The Hong Kong Express opened at 242 Rideau Street sometime within the last two years and happens to be located very close to the hotel I always stay at in the capital. On my last visit, I didn’t feel like going very far and so I stopped in for light lunch… Continue reading “Snacks at the Hong Kong Express”→
I first visited the Chu Shing Restaurant for Dim Sum on a visit to Ottawa some eight years ago. Last year, I tried to make a second visit for lunch but the place was so packed I gave up on the idea and it was only on my most recent trip to the capital that I was able to sample their dim sum once again. This trip was on a Tuesday afternoon so the place was not too busy, and the cart service (which can pretty slow in some places) was bringing around delicacies more quickly than I could eat them … Continue reading “Dim Sum at Chu Shing”→
This dish appears on the menu of Ottawa’s Palais Imperial as ‘Imperial Style Chicken (spicy)’. However the Chinese character entry (reproduced in the inset in the above picture) reads Gōngbǎo jīdīng, and translates, in its most common spelling form as Kung Pao Chicken (Cubes).
For ages, I have rather thought of starting an ongoing blog feature here called ‘The Kung Pao Chronicles’ as I find this a very interesting dish indeed. I still may get around to doing that someday (maybe), but, for now, I am going to continue trying this widely variable dish wherever, and whenever I get the chance and I may, occasionally, share the experience here.
My interest lies mostly in the fact that I have come to regard ‘Kung Pao dishes’ as being a good way to assess a Chinese restaurant. This is because you typically find it reproduced it three ways:
Westernized Chinese style; and,
Straying so far from the basic theme as to be neither of the first two.
I am not going to go on at great length about the characteristics of these, except to say that the latter case will generally consist of some chicken with peanuts, or cashews, in some sort of hot sauce. This is true of all three cases, of course, but the basic Chinese tradition has certain other essential features as well. In today’s case, Palais Imperial follows the essential idea pretty well…
The one thing that is to be noted is that there is a lot of ‘bulk’ here in the form of vegetables, and indeed, this could really be called ‘Kung Pao Veggies with a Bit of Chicken Added’. Most recipes will often only include some green onion along with the chicken and peanuts, but here, the Palais Imperial includes red and green bell pepper, water chestnuts, celery, carrot, bamboo shoot, baby corn, and mushrooms. To be fair, of course, a restaurant has to be cost conscious, and a certain amount of filler is to be expected. Here though, it really was quite a lot at the expense of the chicken quantity.
The chicken in this dish was actually cut more in slices (piàn), rather than dice, or cubes (ding), but this is hardly fatal to a ‘proper’ Kung Pao dish, and I note that Palais Imperial used the darker thigh meat, which is more in keeping with Chinese tradition, as opposed to the white breast meat more commonly used in westernized versions.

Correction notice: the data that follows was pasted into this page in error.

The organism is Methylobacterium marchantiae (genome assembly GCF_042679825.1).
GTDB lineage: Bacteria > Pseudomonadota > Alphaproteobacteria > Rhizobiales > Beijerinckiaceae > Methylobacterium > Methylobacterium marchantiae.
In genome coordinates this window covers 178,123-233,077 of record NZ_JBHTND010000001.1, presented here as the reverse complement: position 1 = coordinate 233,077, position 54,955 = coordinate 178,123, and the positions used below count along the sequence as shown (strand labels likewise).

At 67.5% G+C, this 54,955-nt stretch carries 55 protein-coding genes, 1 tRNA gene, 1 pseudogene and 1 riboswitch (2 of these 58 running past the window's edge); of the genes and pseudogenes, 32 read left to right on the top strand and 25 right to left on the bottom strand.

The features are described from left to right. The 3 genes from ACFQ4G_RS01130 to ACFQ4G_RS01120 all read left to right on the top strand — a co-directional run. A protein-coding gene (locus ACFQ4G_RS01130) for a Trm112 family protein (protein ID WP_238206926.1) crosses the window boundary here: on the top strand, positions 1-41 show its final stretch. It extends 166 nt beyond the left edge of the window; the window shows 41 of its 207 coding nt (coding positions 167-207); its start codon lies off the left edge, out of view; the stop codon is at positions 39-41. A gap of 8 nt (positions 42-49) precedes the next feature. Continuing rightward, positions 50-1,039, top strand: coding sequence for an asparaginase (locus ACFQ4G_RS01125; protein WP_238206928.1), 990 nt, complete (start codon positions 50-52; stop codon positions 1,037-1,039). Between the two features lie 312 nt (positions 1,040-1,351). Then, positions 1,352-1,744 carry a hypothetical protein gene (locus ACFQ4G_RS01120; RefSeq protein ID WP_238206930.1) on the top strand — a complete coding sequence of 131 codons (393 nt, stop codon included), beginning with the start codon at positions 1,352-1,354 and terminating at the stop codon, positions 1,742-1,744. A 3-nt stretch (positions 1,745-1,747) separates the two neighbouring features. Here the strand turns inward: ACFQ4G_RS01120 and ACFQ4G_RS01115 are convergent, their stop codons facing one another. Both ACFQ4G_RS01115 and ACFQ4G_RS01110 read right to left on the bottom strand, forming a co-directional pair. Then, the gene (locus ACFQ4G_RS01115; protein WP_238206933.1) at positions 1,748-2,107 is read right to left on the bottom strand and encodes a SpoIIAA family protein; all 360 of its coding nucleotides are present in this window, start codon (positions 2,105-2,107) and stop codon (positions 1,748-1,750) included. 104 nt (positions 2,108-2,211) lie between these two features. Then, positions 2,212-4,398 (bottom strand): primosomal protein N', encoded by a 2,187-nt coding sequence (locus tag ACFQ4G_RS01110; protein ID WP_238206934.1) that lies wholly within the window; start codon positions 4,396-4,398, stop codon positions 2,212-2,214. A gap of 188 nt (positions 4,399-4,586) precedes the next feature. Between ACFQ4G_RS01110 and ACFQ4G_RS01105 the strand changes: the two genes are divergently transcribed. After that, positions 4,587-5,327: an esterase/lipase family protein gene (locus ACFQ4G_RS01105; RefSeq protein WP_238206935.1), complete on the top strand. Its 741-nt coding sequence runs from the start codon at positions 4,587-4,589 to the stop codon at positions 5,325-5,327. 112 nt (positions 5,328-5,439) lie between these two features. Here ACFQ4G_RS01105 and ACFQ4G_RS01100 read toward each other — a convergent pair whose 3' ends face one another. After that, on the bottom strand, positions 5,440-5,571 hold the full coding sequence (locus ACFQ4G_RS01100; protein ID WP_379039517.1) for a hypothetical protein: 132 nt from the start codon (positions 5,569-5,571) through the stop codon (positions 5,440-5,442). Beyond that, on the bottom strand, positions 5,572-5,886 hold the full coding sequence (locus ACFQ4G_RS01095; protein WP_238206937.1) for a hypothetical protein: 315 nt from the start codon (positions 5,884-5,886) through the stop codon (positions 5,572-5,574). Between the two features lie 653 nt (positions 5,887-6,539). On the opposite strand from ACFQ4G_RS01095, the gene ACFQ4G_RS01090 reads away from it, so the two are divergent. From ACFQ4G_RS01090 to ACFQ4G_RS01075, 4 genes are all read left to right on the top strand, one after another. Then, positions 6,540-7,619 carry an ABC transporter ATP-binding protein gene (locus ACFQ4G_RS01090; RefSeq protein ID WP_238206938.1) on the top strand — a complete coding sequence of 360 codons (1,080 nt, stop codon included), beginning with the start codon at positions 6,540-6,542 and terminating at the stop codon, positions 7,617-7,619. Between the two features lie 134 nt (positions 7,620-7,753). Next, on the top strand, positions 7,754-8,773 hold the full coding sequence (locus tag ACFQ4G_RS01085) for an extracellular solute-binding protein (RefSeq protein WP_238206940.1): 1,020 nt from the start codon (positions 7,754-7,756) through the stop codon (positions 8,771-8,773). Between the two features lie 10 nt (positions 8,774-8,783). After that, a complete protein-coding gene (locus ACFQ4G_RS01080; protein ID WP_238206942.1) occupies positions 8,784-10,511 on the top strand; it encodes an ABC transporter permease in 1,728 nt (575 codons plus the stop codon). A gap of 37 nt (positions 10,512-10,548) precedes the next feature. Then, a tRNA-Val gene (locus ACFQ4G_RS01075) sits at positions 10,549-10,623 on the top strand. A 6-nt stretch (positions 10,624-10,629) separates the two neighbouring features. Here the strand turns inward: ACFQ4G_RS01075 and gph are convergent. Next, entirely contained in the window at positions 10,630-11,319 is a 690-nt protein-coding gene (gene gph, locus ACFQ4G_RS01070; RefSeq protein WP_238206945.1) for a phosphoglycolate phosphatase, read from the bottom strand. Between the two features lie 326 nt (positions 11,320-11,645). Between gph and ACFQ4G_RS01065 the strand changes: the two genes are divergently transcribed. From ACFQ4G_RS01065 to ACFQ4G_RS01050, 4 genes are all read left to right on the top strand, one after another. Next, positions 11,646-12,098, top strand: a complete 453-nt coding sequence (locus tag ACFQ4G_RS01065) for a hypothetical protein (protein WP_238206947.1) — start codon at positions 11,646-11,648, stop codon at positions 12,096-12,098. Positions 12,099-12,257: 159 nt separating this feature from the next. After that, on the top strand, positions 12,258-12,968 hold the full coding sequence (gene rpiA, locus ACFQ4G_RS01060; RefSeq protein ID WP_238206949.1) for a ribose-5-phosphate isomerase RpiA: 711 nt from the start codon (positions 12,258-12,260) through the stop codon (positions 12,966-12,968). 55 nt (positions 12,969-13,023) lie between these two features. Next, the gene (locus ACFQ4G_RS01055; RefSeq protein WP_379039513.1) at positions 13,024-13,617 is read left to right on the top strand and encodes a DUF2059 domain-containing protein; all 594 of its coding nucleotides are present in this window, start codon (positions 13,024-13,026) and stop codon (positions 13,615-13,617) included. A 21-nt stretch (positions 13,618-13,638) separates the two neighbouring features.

The ‘heat’ for this version comes from the addition of Thai style dried red chili and this restaurant has given the dish the one of the signature ‘Kung Pao’ flavor elements, which is a ‘scorched’ chili flavor obtained by frying the chilies in the cooking oil until they darken before adding the other ingredients. This allows the unique flavor, and the heat, to permeate the finished product.
Beyond the chili heat, a Kung Pao dish is also slightly sweet and sour. In westernized versions, both elements tend to get exaggerated, of ten to the point that the sauce is pretty much the same sort of ‘sweet and sour sauce’ typical in these restaurants. The Chinese version is much more understated but, funnily enough, this place has actually gone to the other extreme. There is a tiny bit of sweetness, but very little ‘tang’. All in all, though, the dish I was given was delicious, with just the right amount of heat for me. They seem to cleave pretty close to the traditional Chinese original, with the deviations being no more than their proprietary, individual touches…
It is still only about a year and a half since I tasted a dish of General Tso’s Chicken for the very first time. Since then, I still only managed to sample just a couple of other versions, but my plan is to try a good range of them, from as far afield as I can, in hopes of getting a handle on this highly variable menu item. The one pictured above was served to me at the Palais Imperial Restaurant in Ottawa a little before this past Christmas. The last version I had before it, a Japanese Restaurant General Tso’s Chicken, was pretty awful, but this current one was pretty decent…